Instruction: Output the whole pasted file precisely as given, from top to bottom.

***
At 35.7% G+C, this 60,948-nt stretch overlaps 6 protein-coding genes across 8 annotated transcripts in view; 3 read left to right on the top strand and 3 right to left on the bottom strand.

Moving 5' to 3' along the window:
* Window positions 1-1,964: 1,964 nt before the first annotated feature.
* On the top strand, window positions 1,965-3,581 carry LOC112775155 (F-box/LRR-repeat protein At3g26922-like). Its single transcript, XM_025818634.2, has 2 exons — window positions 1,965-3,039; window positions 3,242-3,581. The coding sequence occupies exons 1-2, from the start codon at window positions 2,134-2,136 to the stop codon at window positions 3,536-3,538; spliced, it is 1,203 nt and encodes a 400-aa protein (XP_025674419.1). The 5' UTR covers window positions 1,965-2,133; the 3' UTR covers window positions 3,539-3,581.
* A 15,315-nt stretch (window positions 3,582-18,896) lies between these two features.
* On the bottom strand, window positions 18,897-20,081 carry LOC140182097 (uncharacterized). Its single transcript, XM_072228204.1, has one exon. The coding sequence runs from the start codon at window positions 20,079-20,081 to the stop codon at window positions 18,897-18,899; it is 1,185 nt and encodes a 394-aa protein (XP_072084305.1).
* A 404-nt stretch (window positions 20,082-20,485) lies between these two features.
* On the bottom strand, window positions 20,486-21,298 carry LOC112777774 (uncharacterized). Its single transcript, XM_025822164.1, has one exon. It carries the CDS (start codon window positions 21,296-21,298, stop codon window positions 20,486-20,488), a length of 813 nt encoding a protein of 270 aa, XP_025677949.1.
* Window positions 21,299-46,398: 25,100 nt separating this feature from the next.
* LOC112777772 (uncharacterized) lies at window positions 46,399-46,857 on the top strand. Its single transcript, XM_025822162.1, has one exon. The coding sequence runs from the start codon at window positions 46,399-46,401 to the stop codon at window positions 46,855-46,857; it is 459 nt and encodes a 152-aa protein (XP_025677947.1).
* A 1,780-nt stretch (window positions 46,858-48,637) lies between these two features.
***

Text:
At 35.7% G+C, this 60,948-nt stretch overlaps 6 protein-coding genes across 8 annotated transcripts in view; 3 read left to right on the top strand and 3 right to left on the bottom strand.

Moving 5' to 3' along the window:
* Window positions 1-1,964: 1,964 nt before the first annotated feature.
* On the top strand, window positions 1,965-3,581 carry LOC112775155 (F-box/LRR-repeat protein At3g26922-like). Its single transcript, XM_025818634.2, has 2 exons — window positions 1,965-3,039; window positions 3,242-3,581. The coding sequence occupies exons 1-2, from the start codon at window positions 2,134-2,136 to the stop codon at window positions 3,536-3,538; spliced, it is 1,203 nt and encodes a 400-aa protein (XP_025674419.1). The 5' UTR covers window positions 1,965-2,133; the 3' UTR covers window positions 3,539-3,581.
* A 15,315-nt stretch (window positions 3,582-18,896) lies between these two features.
* On the bottom strand, window positions 18,897-20,081 carry LOC140182097 (uncharacterized). Its single transcript, XM_072228204.1, has one exon. The coding sequence runs from the start codon at window positions 20,079-20,081 to the stop codon at window positions 18,897-18,899; it is 1,185 nt and encodes a 394-aa protein (XP_072084305.1).
* A 404-nt stretch (window positions 20,082-20,485) lies between these two features.
* On the bottom strand, window positions 20,486-21,298 carry LOC112777774 (uncharacterized). Its single transcript, XM_025822164.1, has one exon. It carries the CDS (start codon window positions 21,296-21,298, stop codon window positions 20,486-20,488), a length of 813 nt encoding a protein of 270 aa, XP_025677949.1.
* Window positions 21,299-46,398: 25,100 nt separating this feature from the next.
* LOC112777772 (uncharacterized) lies at window positions 46,399-46,857 on the top strand. Its single transcript, XM_025822162.1, has one exon. The coding sequence runs from the start codon at window positions 46,399-46,401 to the stop codon at window positions 46,855-46,857; it is 459 nt and encodes a 152-aa protein (XP_025677947.1).
* A 1,780-nt stretch (window positions 46,858-48,637) lies between these two features.